Rosie O'Donnell's planned return to daytime TV could be a major boost for the syndication business -- if station owners know what's good for them.
Unfortunately, as evidenced by the sorry state of local TV, the folks who run stations (and station groups), have repeatedly demonstrated an aversion to bold thinking and a consistent proclivity toward short-term thinking. No wonder, then, that wisened industry observers are already focused on all the reasons why the Rosie reboot could ultimately underwhelm.
Some of those concerns (outlined here) may be valid. But given how desolate the syndication landscape is these days -- if you're not airing "Ellen," "Dr. Phil" or "Dr. Oz," you've pretty much got crap -- stations ought to put aside their worries and start clearing time for Rosie 2.0.
Here are four reasons why Rosie could once again be riveting -- as well as three things O'Donnell and her team ought to do to make this new venture work:
WHY ROSIE REDUX MAKES SENSE
--Rosie still boast a large fan base ready to check her out again.
O'Donnell hasn't had her own show in nearly a decade, but she's hardly disappeared from the pop culture landscape. Between her high-rated stint on ABC's "The View," her high-profile blog and her daily Sirius chat show, O'Donnell has kept a connection with many of the viewers who loved her during her first go-round in daytime.
No, she's not nearly as beloved as she was in her pre- 9/11, pre- "The View" days. Some folks can't deal with O'Donnell's blunt, sometimes shrill take on current events.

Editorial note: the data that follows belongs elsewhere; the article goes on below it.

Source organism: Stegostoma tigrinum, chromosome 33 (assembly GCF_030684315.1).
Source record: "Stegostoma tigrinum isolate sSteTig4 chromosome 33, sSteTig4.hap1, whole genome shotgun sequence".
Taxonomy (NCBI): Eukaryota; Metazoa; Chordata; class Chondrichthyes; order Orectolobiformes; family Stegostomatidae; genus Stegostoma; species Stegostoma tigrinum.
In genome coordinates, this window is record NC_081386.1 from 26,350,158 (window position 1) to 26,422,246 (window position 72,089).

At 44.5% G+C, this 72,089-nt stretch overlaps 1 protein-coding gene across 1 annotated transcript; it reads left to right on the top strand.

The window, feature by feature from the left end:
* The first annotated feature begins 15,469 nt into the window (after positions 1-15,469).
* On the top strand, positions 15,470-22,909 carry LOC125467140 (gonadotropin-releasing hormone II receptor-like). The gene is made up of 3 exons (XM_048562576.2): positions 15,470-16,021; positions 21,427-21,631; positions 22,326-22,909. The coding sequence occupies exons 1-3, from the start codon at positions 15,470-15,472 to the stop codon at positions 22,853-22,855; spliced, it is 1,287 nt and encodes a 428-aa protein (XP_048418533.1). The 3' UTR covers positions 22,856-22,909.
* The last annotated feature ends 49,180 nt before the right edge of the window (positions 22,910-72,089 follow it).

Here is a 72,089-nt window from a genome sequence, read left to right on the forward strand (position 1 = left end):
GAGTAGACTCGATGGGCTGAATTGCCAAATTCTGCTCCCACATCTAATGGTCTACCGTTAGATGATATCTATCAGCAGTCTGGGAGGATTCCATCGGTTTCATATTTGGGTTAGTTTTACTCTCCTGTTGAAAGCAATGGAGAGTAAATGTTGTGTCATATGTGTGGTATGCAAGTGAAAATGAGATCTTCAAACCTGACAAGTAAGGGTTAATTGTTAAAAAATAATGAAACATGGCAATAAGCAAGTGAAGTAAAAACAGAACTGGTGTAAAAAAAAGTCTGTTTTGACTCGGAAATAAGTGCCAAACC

But the biggest hurdle facing most new syndicated shows is effectively marketing them in such a crowded media marketplace. Viewers know who Rosie is, and what she brings to TV; local stations who buy her show can be assured her return will at least get sampled.
And for those who argue O'Donnell is too out-there for mainstream viewers? Being polarizing hasn't hurt Glenn Beck or Bill Maher. Isn't a bit condescending to assume there's not a female-heavy audience in daytime looking for someone who challenges conventional wisdom?
--Daytime needs a new forum for semi-serious conversation and big interviews in the post-Oprah era.
Ellen DeGeneres seems poised to inherit "The Oprah Winfrey Show's" mantle as the go-to daytime destination for celebrities looking to hawk movies or albums. But it's unlikely she'll have much interest in interviewing John Edwards' mistress or the parents of Balloon Boy -- in other words, all those current events-driven media celebrities who need a forum outside of "Larry King Live."
Rosie 1.0 wasn't a good fit for these folks, either. But New Rosie, with her interest in world events and politics, could be perfect for that role.
--Rosie would be a lot more advertiser-friendly than many daytime talk shows.
Sure, the second O'Donnell unleashes a prolonged rant against some bone-headed GOP congressman, the Parents Television Council will begin calling for an advertiser boycott. Heck, I wouldn't be surprised if the PTC actually issues a pre-emptive jihad against O'Donnell, calling on local stations to declare that they wouldn't dare air her show.